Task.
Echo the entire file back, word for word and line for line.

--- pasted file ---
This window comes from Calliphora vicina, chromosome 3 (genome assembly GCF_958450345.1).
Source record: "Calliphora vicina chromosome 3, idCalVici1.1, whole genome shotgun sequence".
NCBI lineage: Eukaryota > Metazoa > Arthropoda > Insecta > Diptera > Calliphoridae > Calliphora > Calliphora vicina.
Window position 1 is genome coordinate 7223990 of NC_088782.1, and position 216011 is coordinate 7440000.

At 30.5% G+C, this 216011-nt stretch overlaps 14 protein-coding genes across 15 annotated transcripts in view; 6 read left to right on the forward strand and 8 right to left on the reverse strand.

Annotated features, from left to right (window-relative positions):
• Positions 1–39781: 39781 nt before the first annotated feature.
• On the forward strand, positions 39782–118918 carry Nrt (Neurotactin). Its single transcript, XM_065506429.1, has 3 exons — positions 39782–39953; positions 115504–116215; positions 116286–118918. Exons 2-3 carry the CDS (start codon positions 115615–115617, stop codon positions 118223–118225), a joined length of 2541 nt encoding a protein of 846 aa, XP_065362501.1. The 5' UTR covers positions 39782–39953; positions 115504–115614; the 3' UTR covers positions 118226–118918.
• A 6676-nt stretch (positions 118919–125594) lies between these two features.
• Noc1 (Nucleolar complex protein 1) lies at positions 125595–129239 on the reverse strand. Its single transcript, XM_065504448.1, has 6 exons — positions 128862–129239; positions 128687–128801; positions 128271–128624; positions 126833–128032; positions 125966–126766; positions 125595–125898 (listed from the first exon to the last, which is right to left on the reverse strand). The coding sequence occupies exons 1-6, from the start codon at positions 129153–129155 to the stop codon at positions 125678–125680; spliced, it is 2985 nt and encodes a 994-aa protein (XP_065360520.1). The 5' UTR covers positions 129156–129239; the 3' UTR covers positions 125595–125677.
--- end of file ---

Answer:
This window comes from Calliphora vicina, chromosome 3 (genome assembly GCF_958450345.1).
Source record: "Calliphora vicina chromosome 3, idCalVici1.1, whole genome shotgun sequence".
NCBI lineage: Eukaryota > Metazoa > Arthropoda > Insecta > Diptera > Calliphoridae > Calliphora > Calliphora vicina.
Window position 1 is genome coordinate 7223990 of NC_088782.1, and position 216011 is coordinate 7440000.

At 30.5% G+C, this 216011-nt stretch overlaps 14 protein-coding genes across 15 annotated transcripts in view; 6 read left to right on the forward strand and 8 right to left on the reverse strand.

Annotated features, from left to right (window-relative positions):
• Positions 1–39781: 39781 nt before the first annotated feature.
• On the forward strand, positions 39782–118918 carry Nrt (Neurotactin). Its single transcript, XM_065506429.1, has 3 exons — positions 39782–39953; positions 115504–116215; positions 116286–118918. Exons 2-3 carry the CDS (start codon positions 115615–115617, stop codon positions 118223–118225), a joined length of 2541 nt encoding a protein of 846 aa, XP_065362501.1. The 5' UTR covers positions 39782–39953; positions 115504–115614; the 3' UTR covers positions 118226–118918.
• A 6676-nt stretch (positions 118919–125594) lies between these two features.
• Noc1 (Nucleolar complex protein 1) lies at positions 125595–129239 on the reverse strand. Its single transcript, XM_065504448.1, has 6 exons — positions 128862–129239; positions 128687–128801; positions 128271–128624; positions 126833–128032; positions 125966–126766; positions 125595–125898 (listed from the first exon to the last, which is right to left on the reverse strand). The coding sequence occupies exons 1-6, from the start codon at positions 129153–129155 to the stop codon at positions 125678–125680; spliced, it is 2985 nt and encodes a 994-aa protein (XP_065360520.1). The 5' UTR covers positions 129156–129239; the 3' UTR covers positions 125595–125677.